IEG-expressing neurons fire at higher frequencies during network activity
FosGFP+ cells fired more spikes during a depolarizing epoch compared to fosGFP− cells, although epoch duration was identical (fosGFP− 2.7±0.17, n=134 epochs over 18 cells, versus fosGFP+ 2.7±0.14, n=149 epochs over 18 cells, p=0.8). FosGFP+ cells showed significantly more spikes per epoch (s/e) than simultaneously recorded, neighboring fosGFP− cells (; fosGFP− 3.61±0.47 s/e; fosGFP+ 9.8±1.1 s/e, p<0.01).
Epoch frequency (including subthreshold depolarizations) was not significantly increased in fosGFP+ cells (; fosGFP− cells 0.035±0.007 Hz; fosGFP+ cells 0.034±0.007 Hz, p=0.26), indicating that network activity can engage both cell populations.
Identification of high-firing neurons using expression of an alternate IEG
To verify that the elevated spontaneous firing activity observed in fosGFP+ neurons was not due to expression of the fosGFP transgene, a second strain of transgenic mice expressing GFP under the control of the Arc/Arg3.1 promoter was analyzed (GENSAT BAC transgenic resource, Rockefeller University; (Gong et al., 2003
)). Similar to fosGFP+ neurons, ArcGFP+ neurons tended to fire more than ArcGFP− neurons within a cell pair ( and data not shown; mean overall firing rate, ArcGFP− 0.23±0.21 Hz versus ArcGFP+ 0.32±0.14 Hz; n=9 pairs, p=0.07). Like fosGFP+/− cell pairs, the frequency of depolarizing epochs was identical, and ArcGFP+ neurons showed significantly more spikes/epoch than ArcGFP− cells (; ArcGFP− 6.4±0.7 s/e, n=83 epochs over 9 cells versus ArcGFP+ 8.1±0.6 s/e, n=89 epochs over 9 cells, p=0.003). On average, ArcGFP+ cells fired 2.5-fold more than ArcGFP−cells, a significant difference (p=0.04). Although values from ArcGFP+ neurons were more variable compared to fosGFP+ neurons, it is remarkable that the basic observations made in both transgenic mice are so similar. Thus, it is unlikely that the increased firing activity characterized in fosGFP+ neurons is due to expression of the fosGFP transgene.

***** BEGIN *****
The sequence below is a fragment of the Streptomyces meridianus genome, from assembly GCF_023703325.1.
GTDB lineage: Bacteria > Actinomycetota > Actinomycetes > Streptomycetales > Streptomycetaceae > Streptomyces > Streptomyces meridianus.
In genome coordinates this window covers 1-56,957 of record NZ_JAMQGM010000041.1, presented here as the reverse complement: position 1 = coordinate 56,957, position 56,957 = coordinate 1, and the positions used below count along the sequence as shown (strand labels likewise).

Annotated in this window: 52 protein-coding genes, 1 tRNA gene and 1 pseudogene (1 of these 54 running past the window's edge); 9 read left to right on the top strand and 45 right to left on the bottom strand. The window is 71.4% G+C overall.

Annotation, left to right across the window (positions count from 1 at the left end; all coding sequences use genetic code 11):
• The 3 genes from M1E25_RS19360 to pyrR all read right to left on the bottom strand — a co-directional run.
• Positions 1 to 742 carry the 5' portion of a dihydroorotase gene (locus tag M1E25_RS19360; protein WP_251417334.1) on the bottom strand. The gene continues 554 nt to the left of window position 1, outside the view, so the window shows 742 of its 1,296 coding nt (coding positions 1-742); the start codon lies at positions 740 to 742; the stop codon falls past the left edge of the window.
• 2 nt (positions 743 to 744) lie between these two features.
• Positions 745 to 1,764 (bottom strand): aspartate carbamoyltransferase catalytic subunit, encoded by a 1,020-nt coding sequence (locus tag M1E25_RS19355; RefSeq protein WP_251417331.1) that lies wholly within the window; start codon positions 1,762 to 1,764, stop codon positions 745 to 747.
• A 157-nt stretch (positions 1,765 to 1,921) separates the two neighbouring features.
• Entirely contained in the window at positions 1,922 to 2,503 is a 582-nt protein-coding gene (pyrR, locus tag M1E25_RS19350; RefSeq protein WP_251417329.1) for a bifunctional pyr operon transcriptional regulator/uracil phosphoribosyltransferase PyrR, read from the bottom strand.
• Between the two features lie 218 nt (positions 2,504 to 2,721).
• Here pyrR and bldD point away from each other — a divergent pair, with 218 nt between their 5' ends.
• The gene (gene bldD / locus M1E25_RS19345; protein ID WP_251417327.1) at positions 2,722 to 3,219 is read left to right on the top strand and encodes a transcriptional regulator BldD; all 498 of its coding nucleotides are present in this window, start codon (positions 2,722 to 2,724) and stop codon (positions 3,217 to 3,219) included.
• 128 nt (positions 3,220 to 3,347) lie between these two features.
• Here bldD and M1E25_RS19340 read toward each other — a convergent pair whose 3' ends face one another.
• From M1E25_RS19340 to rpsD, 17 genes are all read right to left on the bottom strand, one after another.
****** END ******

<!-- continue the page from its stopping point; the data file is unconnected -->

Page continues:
Network activity rapidly engages fosGFP+ neurons